Alan Sargent – what landscapers learned in 2021

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Alan Sargent, one of the UK’s most experience gardens consultant, shares his thoughts on the trials and tribulations of landscaping in 2021.

As a home owner, the greatest single expense you may make in your lifetime is that of buying a garden. It may seem the simplest thing – to make the decision to have a new garden built or an existing site cleared and a new start made on creating your personal Dream Garden. Certainly, the recent pandemic saw a massive rise in the number of new garden commissions, after people realised just how important their life space was, when obliged to spend a lot more time living in a smaller and more intimate world, one where individual areas for work, rest, domestic entertainment and play became the focus as never before.

Thousands of new-build houses, with empty spaces bounded by plain wooden fences and chain link became opportunities to create personalised ‘outdoor rooms’, complete with kitchens, offices and so much more.

Garden Designers saw an explosion in enquiries and commissions. Similarly, Landscapers also became highly sought after, with many holding bookings for a year or more in advance. Unfortunately, this situation was quickly exposed as unsustainable, as skilled labour has always been in short supply, and never more than the past couple of years, and many projects failed through a lack of understanding of the professional garden building industry. 

The biggest shock to the industry was the lack or shortage of materials and products. Simple items such as paving and timber suddenly became severely limited in supply, caused through an increase in DIY projects, demand from the landscaping industry, combined with HS2 (which is using a HUGE amount of basic materials such as cement, aggregates and timber, plus the Tiger industries in Asia using more materials for their domestic markets.

Prices rose dramatically due to transport costs, lack of shipping and a major shortage of shipping containers all contributing to a unique set of problems in the current domestic landscaping marketplace. 

Insufficient skills, shortage of materials and lack of choice in products including living plants and sundries caused many issues on site. My work as a Gardens Consultant, specialising in disputes and Court Claims saw a similar rise in commissions,  from an average of fifty cases per year to over one hundred. Reviewing this phenomenon, I realised that the lack of professional service between the customer and landscaper was the primary cause. Not only in communication and documentation, but also in the way that contracts – often involving tens of thousands of pounds – were treated as though they were irrelevant.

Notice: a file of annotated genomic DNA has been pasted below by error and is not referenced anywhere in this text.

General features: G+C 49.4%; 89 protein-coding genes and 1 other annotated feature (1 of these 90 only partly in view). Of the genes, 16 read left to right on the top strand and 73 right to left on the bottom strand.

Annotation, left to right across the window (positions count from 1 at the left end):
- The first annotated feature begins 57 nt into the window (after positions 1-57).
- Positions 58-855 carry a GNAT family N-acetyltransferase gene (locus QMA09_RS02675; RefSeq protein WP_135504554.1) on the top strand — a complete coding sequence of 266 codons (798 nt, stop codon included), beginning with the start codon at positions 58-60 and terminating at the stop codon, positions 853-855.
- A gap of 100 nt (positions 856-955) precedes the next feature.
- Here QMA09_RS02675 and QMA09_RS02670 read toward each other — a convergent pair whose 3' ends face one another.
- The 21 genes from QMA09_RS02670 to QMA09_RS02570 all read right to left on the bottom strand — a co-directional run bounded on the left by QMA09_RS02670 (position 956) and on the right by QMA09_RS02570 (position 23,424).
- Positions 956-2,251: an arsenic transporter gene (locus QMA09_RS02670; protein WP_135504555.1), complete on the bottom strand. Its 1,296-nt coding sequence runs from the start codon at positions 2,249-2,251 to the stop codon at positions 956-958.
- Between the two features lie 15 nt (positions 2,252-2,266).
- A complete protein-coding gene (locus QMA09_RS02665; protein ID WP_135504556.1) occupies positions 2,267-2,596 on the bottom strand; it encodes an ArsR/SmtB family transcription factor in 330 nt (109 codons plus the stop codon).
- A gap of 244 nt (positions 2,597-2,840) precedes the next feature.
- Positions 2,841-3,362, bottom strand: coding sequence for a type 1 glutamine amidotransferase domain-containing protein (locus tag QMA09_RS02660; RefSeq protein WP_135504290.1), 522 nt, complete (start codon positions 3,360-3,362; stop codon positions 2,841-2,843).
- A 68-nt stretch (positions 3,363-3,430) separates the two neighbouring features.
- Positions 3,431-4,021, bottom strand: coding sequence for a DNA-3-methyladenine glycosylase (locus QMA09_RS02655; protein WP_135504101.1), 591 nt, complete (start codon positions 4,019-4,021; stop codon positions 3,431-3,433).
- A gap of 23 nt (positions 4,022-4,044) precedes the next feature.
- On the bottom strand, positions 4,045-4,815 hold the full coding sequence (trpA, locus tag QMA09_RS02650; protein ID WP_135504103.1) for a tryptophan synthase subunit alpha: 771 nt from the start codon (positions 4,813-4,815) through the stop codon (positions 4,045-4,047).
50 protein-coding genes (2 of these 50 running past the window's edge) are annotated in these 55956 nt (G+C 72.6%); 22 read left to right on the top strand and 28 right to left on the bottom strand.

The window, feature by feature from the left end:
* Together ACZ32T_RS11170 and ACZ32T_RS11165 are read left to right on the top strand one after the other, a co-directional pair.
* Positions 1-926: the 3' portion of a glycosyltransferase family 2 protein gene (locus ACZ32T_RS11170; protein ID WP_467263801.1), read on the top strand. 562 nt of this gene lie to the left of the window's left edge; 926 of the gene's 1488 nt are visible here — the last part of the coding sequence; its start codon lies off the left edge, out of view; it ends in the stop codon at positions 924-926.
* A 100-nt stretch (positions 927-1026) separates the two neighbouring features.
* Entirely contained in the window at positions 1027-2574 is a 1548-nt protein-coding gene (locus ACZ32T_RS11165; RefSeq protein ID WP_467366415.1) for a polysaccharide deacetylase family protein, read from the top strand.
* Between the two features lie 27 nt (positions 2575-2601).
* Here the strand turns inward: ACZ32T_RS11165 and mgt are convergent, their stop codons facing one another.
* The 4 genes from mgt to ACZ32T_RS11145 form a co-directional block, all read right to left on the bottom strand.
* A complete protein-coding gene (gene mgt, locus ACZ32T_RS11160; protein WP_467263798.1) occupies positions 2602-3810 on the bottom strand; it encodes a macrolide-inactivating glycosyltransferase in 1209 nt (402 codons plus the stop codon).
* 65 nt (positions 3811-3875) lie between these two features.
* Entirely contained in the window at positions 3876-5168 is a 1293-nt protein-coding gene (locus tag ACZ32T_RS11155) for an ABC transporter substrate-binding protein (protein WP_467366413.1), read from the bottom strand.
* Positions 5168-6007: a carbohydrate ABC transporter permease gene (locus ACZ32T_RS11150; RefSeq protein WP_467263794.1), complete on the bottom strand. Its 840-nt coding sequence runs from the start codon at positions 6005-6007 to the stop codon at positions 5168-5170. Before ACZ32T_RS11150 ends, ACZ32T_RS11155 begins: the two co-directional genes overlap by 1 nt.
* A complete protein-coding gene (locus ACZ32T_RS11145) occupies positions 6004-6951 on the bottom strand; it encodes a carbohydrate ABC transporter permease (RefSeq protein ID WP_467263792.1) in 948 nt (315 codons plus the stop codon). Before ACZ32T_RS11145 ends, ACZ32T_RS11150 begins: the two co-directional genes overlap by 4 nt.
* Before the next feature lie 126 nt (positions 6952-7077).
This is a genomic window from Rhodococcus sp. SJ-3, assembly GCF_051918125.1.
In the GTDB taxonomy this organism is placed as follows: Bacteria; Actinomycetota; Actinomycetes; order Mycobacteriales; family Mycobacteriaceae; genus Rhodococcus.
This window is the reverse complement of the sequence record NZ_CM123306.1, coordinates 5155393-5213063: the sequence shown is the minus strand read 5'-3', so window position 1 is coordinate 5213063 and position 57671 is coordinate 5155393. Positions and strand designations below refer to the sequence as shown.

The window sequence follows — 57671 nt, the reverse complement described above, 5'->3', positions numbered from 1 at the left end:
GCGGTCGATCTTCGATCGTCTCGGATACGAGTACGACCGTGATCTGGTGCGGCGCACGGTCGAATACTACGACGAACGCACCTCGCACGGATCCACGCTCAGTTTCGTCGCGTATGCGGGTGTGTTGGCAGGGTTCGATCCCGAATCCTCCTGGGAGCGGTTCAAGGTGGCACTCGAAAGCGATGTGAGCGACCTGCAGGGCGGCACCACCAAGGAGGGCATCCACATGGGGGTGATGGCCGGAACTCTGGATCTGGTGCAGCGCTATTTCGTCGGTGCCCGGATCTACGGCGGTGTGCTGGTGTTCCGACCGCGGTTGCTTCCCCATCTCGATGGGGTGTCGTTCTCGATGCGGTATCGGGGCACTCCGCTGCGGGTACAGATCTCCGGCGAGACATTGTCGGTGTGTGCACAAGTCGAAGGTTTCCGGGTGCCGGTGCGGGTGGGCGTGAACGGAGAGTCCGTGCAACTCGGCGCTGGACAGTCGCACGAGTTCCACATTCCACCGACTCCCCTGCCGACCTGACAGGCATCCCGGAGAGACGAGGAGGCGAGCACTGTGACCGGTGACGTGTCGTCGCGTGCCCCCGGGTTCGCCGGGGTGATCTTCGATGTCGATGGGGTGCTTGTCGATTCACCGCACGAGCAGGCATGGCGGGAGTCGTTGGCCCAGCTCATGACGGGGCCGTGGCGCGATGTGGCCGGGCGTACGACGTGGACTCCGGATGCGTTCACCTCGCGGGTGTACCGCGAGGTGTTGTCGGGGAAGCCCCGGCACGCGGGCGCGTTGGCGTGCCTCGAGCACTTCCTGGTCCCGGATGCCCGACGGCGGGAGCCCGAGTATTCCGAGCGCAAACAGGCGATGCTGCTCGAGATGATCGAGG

A few emails here, a text or two there and a quick verbal acceptance of what is essentially a highly complex transaction were the primary cause of the problems and disputes.

There was one thing that shone through all of these claims

Not one of the (almost) two hundred cases I reviewed when writing this article, had a professionally produced set of plans. The vast majority had little or nothing in the way of contractual documentation, or had strayed away from the original agreement without proper use of other contractual methods such as Variation Orders, and NONE of those examined in retrospect had been constructed using any professional plans.

And yet, when you consider that without detailed plans and drawings, common sense raises the question of ‘how did the project go ahead?’.  Customers would not buy a fitted kitchen without seeing some kind of layout, complete with measurements and instructions for fitters to instal the units. And yet, gardens were being landscaped with nothing more than vague instructions!

Personally, having retired after over fifty years of building gardens as a Design & Build Landscaper, I have always championed those companies, like my own, that created gardens using my own labour and designs, as I was in full control of the project from beginning to end. 

My maxim was that I did not have to ask myself any questions, as I already knew the answer!

That is the beauty of working with a Design AND Build company. Everybody involved knows and understands their role in the operation. They know and understand the products they are working with AND the skills set available to them as a tightly knit team. They have no need to try and locate the designer – they are all working for the same In-House enterprise! For this reason alone, I am not surprised to see no Court’s Claims against anyone who works in this manner having crossed my desk for as long I can recall!

I have recently written a book specifically for home owners, called Buying A Garden. It examines the relationship between a customer, designer and landscaper, and covers every aspect of commissioning a ‘Fitted Garden’.  Available from www.alansargent.co.uk (which also features work by My Garden Design)

Alan Sargent FCIHort MPGCA

www.landscapelibrary.co.uk 

garden design for modern family friendly garden

A typical garden design, created by MGD on behalf of MCS Landscapes – read the case study here

Nervous about building a garden without having a design to work from?

As a landscaper I know that there are sometimes small jobs where you can get away without having a design but personally, I would never tackle a project without having a clear directive from the client.  As Alan says in his blog, there are huge risks in working from a vague description with no proper contract in place. The repercussions just don’t bear thinking about!

My Garden Design specialises in producing practical, workable garden designs for landscapers.

Click here to learn more about our services 

or request a demo today

 

 

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